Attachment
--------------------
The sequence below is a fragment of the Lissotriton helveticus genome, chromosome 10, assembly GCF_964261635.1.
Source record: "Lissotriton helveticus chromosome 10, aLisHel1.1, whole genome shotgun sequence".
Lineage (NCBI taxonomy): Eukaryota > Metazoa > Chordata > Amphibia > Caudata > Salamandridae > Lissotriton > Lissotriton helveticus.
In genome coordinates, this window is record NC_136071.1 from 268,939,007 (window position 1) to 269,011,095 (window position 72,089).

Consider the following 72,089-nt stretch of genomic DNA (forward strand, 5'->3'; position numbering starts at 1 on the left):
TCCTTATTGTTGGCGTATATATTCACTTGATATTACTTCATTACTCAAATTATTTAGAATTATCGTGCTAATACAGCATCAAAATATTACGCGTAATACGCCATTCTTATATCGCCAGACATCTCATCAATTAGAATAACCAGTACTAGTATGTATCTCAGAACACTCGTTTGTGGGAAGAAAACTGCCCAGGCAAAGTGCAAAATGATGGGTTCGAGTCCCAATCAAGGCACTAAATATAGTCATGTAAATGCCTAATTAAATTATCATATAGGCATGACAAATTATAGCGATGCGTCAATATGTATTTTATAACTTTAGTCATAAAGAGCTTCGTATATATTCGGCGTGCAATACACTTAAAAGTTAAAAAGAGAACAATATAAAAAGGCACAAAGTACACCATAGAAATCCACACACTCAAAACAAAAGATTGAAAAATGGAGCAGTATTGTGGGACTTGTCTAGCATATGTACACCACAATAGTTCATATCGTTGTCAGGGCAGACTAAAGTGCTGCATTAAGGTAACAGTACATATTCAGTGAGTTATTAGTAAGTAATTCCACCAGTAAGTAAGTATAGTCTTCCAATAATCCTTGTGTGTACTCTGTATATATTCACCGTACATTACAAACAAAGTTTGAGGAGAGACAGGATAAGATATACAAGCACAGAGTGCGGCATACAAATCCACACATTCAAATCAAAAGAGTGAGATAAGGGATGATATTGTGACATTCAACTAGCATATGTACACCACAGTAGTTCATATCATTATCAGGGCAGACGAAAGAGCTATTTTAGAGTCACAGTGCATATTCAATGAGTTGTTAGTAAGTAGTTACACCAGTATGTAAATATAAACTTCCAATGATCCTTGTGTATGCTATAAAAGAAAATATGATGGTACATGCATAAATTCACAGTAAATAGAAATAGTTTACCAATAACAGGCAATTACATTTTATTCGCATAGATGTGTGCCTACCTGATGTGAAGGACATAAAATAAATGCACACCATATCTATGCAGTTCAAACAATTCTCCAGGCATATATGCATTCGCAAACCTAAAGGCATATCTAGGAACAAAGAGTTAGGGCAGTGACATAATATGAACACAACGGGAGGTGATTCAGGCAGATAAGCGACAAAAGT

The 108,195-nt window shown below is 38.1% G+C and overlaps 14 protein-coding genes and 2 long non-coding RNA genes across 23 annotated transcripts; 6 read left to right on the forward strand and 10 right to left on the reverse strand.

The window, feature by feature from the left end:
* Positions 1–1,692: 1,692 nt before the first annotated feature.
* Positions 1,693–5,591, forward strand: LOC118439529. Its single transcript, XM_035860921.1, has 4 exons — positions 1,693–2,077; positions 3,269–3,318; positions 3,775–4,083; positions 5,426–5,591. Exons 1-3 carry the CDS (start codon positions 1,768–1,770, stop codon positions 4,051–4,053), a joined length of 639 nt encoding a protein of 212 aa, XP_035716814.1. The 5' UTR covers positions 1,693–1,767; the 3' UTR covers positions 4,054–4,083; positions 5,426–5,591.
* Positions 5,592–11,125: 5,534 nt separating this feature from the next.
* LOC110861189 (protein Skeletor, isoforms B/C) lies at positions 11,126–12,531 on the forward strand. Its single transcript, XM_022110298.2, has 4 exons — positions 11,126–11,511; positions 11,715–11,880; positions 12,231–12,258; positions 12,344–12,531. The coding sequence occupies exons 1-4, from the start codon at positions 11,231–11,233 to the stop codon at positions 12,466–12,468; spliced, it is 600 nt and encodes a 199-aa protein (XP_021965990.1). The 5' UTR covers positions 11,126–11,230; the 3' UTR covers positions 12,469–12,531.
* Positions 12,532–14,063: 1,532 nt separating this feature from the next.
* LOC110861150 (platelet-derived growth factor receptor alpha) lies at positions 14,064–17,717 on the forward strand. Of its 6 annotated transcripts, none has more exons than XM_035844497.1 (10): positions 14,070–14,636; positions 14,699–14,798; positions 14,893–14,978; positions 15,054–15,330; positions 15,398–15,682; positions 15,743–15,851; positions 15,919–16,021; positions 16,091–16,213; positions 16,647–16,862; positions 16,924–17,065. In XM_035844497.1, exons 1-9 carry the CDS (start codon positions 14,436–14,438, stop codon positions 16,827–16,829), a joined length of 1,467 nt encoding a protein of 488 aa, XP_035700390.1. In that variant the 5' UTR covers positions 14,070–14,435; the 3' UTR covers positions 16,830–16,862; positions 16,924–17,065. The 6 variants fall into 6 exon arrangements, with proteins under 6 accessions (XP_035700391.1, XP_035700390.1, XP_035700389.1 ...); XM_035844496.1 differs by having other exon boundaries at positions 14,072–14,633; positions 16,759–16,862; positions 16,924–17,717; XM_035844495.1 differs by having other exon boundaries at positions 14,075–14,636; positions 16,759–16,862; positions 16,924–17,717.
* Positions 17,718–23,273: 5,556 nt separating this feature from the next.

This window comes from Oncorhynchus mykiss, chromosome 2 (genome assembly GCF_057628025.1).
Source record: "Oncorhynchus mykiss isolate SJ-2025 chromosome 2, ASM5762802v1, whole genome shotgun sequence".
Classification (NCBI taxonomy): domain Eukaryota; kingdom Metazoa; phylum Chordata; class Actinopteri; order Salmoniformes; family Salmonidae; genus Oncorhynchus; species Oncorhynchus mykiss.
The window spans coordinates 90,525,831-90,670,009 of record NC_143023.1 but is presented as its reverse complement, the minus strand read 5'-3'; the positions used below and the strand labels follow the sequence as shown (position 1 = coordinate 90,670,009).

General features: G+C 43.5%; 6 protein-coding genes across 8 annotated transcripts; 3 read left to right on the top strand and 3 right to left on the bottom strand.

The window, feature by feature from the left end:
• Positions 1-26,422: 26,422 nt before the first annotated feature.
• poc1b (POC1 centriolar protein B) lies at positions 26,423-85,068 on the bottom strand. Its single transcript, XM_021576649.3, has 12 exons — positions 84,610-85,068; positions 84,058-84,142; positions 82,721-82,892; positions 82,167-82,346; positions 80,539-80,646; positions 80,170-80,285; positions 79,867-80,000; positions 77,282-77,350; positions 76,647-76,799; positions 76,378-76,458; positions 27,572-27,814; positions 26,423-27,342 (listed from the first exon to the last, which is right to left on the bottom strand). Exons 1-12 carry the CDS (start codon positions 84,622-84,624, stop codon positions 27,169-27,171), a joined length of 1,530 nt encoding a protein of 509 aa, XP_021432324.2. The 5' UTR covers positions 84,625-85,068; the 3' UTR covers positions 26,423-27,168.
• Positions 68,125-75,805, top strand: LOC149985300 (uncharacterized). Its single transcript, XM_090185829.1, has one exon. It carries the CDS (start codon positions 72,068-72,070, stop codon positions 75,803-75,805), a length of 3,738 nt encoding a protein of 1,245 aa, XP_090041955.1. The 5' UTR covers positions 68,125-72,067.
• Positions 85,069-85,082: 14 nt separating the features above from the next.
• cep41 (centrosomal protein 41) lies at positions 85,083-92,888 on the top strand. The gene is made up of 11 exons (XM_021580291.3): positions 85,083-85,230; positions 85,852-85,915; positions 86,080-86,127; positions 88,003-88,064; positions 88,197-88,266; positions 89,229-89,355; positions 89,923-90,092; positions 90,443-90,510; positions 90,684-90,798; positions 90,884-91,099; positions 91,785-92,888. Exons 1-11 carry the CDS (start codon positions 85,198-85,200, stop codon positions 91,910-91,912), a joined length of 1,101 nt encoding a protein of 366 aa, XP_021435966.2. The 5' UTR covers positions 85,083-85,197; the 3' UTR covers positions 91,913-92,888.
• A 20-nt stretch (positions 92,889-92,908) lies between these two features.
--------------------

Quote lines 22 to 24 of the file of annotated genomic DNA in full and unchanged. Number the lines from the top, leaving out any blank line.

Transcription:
• Positions 1-26,422: 26,422 nt before the first annotated feature.
• poc1b (POC1 centriolar protein B) lies at positions 26,423-85,068 on the bottom strand. Its single transcript, XM_021576649.3, has 12 exons — positions 84,610-85,068; positions 84,058-84,142; positions 82,721-82,892; positions 82,167-82,346; positions 80,539-80,646; positions 80,170-80,285; positions 79,867-80,000; positions 77,282-77,350; positions 76,647-76,799; positions 76,378-76,458; positions 27,572-27,814; positions 26,423-27,342 (listed from the first exon to the last, which is right to left on the bottom strand). Exons 1-12 carry the CDS (start codon positions 84,622-84,624, stop codon positions 27,169-27,171), a joined length of 1,530 nt encoding a protein of 509 aa, XP_021432324.2. The 5' UTR covers positions 84,625-85,068; the 3' UTR covers positions 26,423-27,168.
• Positions 68,125-75,805, top strand: LOC149985300 (uncharacterized). Its single transcript, XM_090185829.1, has one exon. It carries the CDS (start codon positions 72,068-72,070, stop codon positions 75,803-75,805), a length of 3,738 nt encoding a protein of 1,245 aa, XP_090041955.1. The 5' UTR covers positions 68,125-72,067.